An obvious danger to professional and amateur gardeners and arborealists alike is that posed to the hands by thorn from rose, yucca cactus and most seriously in the UK by blackthorn. If you are working in this field you need to understand the risks and how to stop thorn and blackthorn injury.
Thorn strikes and scratches can and often do become swollen and of course painful very quickly after an injury. If you are unlucky plant thorn arthritis or synovitis can be developed.
Fragments of plant matter left in the skin can can cause swelling in the affected joint with pain, stiffness and associated movement restriction. The onset of such symptoms can be delayed for days or even weeks after the injury, often hindering diagnosis.
In extreme cases scans are used to locate the offending matter and then surgery is carried out to remove the thorn fragment. Usually however a course of anti inflammatory drugs can be prescribed and a full recovery ensues.
HOW TO STOP THORN AND BLACKTHORN INJURY
As ever, prevention is better than cure. Traditionally thick leather gloves have been used by people to protect their hands when gardening. Whilst these are cheap and adequate for gross motor tasks such as clearing hedges they are not dexterous and can cause hand fatigue after prolonged use. Also they do not offer much protection against sharp thorns, particularly the long, thin blackthorn threat.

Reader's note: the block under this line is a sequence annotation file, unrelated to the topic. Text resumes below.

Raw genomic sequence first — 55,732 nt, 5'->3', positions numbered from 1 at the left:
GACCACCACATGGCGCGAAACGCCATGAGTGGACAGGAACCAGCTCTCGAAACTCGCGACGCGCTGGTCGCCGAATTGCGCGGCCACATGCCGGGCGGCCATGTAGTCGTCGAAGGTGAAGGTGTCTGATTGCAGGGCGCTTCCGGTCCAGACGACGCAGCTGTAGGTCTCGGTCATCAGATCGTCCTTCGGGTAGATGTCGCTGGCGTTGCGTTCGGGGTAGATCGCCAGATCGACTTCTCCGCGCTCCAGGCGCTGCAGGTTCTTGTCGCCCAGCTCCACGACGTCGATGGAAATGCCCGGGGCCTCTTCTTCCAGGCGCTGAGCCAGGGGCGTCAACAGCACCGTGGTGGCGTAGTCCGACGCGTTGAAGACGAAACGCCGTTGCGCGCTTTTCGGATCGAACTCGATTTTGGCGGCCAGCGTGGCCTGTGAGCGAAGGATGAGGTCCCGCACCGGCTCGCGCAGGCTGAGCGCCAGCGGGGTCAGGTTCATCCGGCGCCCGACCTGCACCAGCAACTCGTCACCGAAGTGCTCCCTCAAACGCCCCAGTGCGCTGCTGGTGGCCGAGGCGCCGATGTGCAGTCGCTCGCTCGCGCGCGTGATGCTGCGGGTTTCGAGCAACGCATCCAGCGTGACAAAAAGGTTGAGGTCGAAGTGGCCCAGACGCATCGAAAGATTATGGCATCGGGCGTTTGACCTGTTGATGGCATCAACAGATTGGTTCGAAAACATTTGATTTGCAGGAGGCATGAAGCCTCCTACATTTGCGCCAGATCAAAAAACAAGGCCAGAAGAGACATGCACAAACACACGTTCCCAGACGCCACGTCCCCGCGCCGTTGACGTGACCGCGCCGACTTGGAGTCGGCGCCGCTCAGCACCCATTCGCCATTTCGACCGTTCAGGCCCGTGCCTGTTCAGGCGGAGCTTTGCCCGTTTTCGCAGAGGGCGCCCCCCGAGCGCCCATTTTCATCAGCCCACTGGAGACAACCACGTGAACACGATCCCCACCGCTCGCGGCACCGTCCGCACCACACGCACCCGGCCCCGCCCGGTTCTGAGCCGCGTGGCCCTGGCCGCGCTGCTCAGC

Professionals are increasingly choosing gloves specifically designed to resist puncture threats posed by needles and fine sharps. The best of these gloves allow enough dexterity to handle tools and perform the fine motor skills required.
TurtleSkin gloves and sleeves made with single layers of ballistic fabrics, can help stop thorn and blackthorn injury whilst allowing enough dexterity to easily handle tools and carry out the finest tasks.